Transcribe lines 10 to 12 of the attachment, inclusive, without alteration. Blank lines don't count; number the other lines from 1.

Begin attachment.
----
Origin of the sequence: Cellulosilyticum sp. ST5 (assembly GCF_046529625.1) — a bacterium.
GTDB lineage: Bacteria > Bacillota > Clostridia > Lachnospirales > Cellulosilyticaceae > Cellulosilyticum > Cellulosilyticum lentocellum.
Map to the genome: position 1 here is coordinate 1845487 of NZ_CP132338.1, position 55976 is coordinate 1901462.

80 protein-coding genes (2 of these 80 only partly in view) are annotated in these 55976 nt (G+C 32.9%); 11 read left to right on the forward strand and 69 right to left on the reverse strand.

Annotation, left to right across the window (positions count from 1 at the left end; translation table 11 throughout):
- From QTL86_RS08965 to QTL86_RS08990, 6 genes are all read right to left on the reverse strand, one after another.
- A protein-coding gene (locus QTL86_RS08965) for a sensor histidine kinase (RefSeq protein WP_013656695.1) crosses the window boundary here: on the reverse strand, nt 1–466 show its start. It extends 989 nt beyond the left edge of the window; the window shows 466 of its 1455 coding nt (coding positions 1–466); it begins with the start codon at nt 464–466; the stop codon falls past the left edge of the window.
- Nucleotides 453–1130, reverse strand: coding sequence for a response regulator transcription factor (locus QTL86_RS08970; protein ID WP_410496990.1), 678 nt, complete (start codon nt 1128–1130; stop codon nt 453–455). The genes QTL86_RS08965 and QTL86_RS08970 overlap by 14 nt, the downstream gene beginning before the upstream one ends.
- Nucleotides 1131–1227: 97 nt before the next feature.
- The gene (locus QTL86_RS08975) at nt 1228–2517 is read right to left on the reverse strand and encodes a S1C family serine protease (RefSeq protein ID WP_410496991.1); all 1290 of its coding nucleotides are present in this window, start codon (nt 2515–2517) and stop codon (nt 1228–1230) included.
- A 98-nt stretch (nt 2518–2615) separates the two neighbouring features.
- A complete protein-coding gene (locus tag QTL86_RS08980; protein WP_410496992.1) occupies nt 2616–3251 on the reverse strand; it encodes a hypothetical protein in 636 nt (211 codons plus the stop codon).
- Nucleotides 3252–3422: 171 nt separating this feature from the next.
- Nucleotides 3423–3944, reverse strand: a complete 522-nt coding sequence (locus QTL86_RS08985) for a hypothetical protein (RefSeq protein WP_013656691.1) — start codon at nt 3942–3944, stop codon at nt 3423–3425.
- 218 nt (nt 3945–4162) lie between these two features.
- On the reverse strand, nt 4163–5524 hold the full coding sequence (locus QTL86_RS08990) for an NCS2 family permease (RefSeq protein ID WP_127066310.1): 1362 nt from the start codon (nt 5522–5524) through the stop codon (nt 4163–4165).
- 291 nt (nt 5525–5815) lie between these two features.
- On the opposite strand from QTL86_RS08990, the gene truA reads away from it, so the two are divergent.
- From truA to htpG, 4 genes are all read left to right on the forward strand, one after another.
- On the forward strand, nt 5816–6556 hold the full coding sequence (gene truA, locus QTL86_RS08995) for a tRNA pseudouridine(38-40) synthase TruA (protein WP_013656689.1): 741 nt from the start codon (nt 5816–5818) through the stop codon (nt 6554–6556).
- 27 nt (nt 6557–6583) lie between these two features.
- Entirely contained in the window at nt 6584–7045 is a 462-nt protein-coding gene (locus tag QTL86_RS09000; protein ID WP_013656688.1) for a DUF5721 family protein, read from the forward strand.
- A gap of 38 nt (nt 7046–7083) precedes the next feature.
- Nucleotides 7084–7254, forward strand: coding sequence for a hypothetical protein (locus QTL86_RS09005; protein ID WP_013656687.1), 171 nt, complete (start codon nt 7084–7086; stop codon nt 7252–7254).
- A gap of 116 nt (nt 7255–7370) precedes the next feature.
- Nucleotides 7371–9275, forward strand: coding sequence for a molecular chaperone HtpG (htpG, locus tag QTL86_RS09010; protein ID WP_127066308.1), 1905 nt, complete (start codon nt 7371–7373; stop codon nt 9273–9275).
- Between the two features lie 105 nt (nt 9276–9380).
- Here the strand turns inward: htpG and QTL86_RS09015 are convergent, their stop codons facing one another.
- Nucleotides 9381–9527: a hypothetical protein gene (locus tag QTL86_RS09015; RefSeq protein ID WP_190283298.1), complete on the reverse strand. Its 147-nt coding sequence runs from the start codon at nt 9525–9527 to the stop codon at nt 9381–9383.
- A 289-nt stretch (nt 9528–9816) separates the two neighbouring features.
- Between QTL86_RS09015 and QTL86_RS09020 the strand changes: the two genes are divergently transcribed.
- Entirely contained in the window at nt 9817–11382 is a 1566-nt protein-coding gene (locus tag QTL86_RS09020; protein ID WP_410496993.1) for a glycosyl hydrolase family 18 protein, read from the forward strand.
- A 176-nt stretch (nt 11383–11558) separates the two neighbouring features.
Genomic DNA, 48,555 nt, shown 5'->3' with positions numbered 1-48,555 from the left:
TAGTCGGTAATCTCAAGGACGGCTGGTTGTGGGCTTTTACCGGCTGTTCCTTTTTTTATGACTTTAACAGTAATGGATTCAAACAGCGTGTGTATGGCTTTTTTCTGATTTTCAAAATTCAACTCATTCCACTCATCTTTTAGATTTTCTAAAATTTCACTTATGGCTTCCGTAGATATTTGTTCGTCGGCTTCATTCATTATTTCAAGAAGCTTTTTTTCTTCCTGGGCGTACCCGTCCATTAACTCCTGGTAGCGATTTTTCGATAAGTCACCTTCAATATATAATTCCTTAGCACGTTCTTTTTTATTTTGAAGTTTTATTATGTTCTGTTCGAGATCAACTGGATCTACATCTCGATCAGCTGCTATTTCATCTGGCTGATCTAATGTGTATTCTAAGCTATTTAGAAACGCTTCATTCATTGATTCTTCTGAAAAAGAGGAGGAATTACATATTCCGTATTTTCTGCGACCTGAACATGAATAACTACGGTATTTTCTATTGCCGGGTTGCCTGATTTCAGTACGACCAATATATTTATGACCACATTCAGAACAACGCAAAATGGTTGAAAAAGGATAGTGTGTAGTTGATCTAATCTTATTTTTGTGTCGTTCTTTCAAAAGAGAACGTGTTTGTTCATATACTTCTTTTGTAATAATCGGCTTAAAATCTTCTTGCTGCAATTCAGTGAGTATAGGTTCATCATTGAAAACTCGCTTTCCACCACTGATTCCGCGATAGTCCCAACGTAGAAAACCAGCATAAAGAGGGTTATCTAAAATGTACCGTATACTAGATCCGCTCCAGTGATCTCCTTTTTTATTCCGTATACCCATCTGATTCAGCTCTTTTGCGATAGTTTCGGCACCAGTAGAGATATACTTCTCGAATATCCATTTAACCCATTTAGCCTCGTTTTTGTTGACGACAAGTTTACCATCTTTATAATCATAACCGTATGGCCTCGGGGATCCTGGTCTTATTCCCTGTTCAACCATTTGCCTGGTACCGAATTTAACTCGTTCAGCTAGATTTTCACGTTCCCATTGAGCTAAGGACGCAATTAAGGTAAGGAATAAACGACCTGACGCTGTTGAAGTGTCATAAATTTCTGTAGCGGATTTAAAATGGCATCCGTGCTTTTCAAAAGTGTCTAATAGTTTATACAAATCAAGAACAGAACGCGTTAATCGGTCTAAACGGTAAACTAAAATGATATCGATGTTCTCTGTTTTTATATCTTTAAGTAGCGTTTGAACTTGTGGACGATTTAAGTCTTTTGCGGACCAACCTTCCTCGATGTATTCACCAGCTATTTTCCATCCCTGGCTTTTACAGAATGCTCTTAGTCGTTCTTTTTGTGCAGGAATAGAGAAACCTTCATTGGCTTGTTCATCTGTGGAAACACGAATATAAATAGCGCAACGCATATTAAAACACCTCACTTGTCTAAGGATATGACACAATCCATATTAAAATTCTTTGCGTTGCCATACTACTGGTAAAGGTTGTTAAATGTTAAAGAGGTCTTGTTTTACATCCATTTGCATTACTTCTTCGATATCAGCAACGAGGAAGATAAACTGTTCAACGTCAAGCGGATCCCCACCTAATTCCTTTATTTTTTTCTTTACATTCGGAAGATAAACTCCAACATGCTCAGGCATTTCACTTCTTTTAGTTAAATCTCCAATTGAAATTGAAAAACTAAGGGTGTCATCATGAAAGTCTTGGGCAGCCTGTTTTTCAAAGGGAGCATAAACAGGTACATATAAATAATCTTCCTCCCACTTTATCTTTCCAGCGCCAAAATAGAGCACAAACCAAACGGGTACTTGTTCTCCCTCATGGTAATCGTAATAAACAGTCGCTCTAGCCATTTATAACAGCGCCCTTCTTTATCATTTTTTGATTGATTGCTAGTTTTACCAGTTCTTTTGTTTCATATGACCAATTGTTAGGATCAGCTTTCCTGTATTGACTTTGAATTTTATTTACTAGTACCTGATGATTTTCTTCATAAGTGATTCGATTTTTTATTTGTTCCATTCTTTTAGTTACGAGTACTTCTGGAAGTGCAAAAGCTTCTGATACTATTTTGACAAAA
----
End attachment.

- The gene (locus QTL86_RS08975) at nt 1228–2517 is read right to left on the reverse strand and encodes a S1C family serine protease (RefSeq protein ID WP_410496991.1); all 1290 of its coding nucleotides are present in this window, start codon (nt 2515–2517) and stop codon (nt 1228–1230) included.
- A 98-nt stretch (nt 2518–2615) separates the two neighbouring features.
- A complete protein-coding gene (locus tag QTL86_RS08980; protein WP_410496992.1) occupies nt 2616–3251 on the reverse strand; it encodes a hypothetical protein in 636 nt (211 codons plus the stop codon).